The other day I was working with one of the Bluetooth digital setting circles boards from FAR Circuits, and I was having a hard time getting the board to pair with my new Dell laptop running Windows 11. No matter what I tried, I couldn’t get the Bluetooth board to be discovered by Windows 11. I tried two other Windows 11 laptops and had the same problem. Then I tried a Windows 10 laptop and it paired just fine. So what’s the deal?

Well, after trying a bunch of stuff, doing a lot of Googling, and even enlisting Windows tech support, I finally stumbled upon the solution to this problem. For whatever reason, Microsoft decided to add a new Bluetooth setting in Windows 11 that changes the way that Bluetooth discovery occurs. You’ll find it in Settings -> Bluetooth & devices -> Devices in a setting titled “Bluetooth devices discovery.” This setting has two possible values: “default,” where only common types of devices will be discovered, or “Advanced,” where all Bluetooth devices will be discovered. This setting must be changed from “Default” to “Advanced” in order for the Bluetooth digital setting circles module to be discovered in Windows 11. Thanks, Microsoft.

I updated my Bluetooth digital setting circles setup and configuration guide with this latest information.

Fleming’s Triangle in the Cygnus Loop.

I recently found both the Sky-Watcher Evolux 82ED telescope (and its flattener) and the iOptron GEM28 mount on sale for significantly off their regular prices. I was looking for an upgrade for my portable imaging setup (we live in our RV for a few months each winter in warmer climes) and this seemed like a good candidate. I hate not being able to image in the winter–the nights are long and clear and the skies are abundant with great targets. So, I pulled the trigger.

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The Hercules Globular Cluster (M13).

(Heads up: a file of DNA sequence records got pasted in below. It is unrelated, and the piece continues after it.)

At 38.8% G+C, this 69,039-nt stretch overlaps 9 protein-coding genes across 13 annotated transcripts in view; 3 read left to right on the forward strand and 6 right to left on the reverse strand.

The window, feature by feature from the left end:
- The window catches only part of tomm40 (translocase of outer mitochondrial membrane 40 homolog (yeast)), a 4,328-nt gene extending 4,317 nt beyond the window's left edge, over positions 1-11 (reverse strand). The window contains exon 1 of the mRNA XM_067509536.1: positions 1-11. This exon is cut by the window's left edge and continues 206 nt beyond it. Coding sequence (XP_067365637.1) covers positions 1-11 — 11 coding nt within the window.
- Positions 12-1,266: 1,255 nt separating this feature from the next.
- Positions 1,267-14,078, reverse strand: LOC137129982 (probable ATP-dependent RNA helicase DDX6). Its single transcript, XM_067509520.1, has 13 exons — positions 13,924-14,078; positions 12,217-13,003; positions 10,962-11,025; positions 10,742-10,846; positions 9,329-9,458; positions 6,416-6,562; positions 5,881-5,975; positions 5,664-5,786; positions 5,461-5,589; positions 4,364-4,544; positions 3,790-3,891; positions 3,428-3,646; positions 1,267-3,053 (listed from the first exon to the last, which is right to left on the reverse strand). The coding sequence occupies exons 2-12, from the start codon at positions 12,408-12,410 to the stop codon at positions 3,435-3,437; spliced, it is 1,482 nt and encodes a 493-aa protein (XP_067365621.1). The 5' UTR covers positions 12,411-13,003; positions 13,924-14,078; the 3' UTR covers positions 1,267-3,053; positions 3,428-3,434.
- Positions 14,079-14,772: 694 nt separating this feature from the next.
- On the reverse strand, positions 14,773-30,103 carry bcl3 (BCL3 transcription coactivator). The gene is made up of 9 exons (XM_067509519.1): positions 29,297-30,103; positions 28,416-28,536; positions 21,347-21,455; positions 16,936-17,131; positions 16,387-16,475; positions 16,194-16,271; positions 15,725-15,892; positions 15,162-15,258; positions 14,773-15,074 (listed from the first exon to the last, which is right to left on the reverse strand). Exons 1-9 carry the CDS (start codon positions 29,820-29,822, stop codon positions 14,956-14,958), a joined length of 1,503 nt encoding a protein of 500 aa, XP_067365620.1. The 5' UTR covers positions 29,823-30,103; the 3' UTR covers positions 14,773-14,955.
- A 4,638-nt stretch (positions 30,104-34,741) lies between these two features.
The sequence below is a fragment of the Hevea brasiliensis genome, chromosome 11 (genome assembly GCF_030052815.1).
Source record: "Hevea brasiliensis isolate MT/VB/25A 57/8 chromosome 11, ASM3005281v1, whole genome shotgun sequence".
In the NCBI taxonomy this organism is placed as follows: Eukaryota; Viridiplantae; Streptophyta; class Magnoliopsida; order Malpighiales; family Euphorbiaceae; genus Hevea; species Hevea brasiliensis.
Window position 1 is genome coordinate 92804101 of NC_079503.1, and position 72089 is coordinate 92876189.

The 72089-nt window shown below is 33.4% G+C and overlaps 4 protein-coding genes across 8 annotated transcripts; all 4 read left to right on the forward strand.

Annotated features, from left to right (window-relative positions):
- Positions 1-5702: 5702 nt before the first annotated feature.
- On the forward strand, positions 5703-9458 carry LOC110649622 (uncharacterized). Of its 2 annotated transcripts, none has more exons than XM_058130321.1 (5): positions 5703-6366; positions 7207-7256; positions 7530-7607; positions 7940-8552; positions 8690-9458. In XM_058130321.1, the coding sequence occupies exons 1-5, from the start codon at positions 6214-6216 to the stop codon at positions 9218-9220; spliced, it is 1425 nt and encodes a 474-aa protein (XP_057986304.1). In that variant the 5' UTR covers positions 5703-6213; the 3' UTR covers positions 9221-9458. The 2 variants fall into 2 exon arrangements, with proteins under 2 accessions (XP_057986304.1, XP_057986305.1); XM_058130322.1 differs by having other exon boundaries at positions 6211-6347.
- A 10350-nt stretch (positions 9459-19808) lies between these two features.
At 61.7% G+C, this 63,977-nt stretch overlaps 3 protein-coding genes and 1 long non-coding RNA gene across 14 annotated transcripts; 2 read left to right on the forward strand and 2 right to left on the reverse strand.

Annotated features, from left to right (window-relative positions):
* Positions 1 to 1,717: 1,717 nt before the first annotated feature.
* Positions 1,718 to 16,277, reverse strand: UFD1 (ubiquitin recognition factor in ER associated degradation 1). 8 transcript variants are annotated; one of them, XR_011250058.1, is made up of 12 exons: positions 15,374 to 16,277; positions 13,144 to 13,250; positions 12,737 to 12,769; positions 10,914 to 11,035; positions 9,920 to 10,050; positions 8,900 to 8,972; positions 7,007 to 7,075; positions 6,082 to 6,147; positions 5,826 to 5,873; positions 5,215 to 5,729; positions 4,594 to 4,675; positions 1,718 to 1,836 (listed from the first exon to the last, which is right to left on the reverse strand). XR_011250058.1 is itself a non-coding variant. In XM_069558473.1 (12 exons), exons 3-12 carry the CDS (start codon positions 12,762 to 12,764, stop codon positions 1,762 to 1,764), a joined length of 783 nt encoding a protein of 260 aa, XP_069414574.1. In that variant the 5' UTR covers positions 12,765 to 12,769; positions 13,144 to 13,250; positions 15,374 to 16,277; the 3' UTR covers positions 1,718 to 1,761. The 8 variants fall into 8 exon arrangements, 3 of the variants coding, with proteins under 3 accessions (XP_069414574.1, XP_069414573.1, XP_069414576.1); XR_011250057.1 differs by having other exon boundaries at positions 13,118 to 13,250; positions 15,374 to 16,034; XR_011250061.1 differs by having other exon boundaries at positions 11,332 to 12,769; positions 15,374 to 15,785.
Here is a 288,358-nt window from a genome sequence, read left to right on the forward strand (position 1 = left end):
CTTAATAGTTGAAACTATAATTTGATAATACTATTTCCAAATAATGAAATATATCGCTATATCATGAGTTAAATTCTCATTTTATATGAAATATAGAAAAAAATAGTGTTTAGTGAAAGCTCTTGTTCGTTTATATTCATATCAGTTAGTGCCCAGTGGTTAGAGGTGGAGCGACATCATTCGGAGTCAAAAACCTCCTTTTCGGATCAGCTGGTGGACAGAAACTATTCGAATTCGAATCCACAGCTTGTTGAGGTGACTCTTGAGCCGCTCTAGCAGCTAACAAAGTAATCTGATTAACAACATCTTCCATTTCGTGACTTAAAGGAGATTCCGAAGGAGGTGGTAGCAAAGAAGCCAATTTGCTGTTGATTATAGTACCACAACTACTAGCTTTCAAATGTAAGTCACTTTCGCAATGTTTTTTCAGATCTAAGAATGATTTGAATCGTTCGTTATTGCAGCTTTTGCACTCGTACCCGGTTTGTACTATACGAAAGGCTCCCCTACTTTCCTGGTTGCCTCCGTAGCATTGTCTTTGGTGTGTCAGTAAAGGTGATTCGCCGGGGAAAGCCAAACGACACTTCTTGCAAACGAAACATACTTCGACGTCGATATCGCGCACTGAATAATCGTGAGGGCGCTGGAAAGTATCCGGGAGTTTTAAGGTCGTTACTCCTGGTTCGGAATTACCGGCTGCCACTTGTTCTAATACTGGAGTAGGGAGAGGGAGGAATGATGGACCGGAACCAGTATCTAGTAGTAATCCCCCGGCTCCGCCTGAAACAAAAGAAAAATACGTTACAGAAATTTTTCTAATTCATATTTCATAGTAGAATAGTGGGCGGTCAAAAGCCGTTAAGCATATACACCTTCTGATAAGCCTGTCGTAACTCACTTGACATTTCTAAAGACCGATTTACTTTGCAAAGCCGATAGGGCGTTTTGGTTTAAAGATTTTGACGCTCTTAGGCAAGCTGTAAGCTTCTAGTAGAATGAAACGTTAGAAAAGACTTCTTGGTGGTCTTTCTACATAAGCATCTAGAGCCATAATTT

Some nights of imaging just don’t go quite the way you planned. I was planning to shoot a different deep-sky object this particular evening, but my off-axis guider was improperly configured due to my own ineptness, and guiding (the process of making minute corrections to the mount’s tracking while shooting an image) was just not working. Rather than fumble around in the dark in the middle of the night, I decided to see if I could shoot shorter unguided exposures and still get something out of the night.

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The Cat’s Eye Nebula, NGC6543.

With finally a stretch of a few nights with clear weather here in June, I managed to shoot a few new targets. This one is the Cat’s Eye Nebula, and I shot it with my Celestron C8 using a Starizona SCT reducer/corrector for a net focal length of 1469 mm. This was shot in color using my ASI533MC Pro one-shot color camera. I shot 45 5-minute exposures and processed them using PixInsight and Affinity Photo.

The Pinwheel Galaxy with supernova 2023ixf

I posted previously about supernova 2023 ixf, discovered May 19, 2023 in the Pinwheel Galaxy (M101) in constellation Ursa Major. I was able to capture a few hours of data on this galaxy after the supernova discovery, and included a before-and-after comparison in my original post. Here I present the fully-processed image. I was able to shoot about three hours of 5-minute exposures using LRGB filters through my Celestron C8 with Starizona SCT Corrector IV, for a net focal length of 1470 mm. The images were taken using an ASI533MM Pro mono camera.